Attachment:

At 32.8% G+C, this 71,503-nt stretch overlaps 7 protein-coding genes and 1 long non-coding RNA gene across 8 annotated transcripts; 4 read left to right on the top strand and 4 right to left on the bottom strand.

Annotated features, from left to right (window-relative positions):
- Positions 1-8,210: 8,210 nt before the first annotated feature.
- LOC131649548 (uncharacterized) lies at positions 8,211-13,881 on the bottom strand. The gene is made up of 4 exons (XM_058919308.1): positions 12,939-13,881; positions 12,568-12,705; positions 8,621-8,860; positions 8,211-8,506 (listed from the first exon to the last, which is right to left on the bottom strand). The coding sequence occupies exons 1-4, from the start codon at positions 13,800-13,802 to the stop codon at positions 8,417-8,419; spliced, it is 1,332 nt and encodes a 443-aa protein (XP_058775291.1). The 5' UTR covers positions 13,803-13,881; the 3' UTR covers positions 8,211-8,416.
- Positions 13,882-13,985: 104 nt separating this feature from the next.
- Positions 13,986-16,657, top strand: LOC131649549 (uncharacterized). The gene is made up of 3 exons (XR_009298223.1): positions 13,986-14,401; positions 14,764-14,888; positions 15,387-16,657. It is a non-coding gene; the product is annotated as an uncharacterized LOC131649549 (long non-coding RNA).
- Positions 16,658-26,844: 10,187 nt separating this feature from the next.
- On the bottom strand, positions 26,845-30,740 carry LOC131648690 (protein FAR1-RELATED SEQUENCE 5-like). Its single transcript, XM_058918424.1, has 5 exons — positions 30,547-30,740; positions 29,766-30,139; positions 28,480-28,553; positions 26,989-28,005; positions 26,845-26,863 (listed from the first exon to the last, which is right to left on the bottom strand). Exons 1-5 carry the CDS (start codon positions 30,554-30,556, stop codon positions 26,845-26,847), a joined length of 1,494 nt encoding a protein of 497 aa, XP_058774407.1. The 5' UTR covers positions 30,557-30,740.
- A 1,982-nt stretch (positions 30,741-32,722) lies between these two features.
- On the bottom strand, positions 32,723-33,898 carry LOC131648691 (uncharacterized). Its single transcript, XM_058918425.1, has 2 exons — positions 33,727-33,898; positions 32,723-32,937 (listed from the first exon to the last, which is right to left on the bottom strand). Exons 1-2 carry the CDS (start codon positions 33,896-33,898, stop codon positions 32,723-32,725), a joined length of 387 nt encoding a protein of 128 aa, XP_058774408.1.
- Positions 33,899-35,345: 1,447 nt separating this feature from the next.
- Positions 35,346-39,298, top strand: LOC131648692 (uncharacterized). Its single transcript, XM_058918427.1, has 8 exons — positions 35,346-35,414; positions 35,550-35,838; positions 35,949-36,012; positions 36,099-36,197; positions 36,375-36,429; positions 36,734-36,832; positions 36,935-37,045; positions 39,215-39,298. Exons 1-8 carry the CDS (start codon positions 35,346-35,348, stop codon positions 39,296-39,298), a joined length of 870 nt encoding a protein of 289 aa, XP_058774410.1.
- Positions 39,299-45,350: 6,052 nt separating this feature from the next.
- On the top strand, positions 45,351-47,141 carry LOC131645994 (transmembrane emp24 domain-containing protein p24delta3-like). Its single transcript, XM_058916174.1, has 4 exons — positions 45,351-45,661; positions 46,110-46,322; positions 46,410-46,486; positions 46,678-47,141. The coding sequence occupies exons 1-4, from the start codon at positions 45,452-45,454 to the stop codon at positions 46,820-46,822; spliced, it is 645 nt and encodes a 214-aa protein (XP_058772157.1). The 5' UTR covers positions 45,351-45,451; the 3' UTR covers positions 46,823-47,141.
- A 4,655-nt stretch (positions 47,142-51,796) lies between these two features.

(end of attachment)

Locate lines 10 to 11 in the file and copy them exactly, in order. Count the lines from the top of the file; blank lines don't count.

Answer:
- On the bottom strand, positions 32,723-33,898 carry LOC131648691 (uncharacterized). Its single transcript, XM_058918425.1, has 2 exons — positions 33,727-33,898; positions 32,723-32,937 (listed from the first exon to the last, which is right to left on the bottom strand). Exons 1-2 carry the CDS (start codon positions 33,896-33,898, stop codon positions 32,723-32,725), a joined length of 387 nt encoding a protein of 128 aa, XP_058774408.1.
- Positions 33,899-35,345: 1,447 nt separating this feature from the next.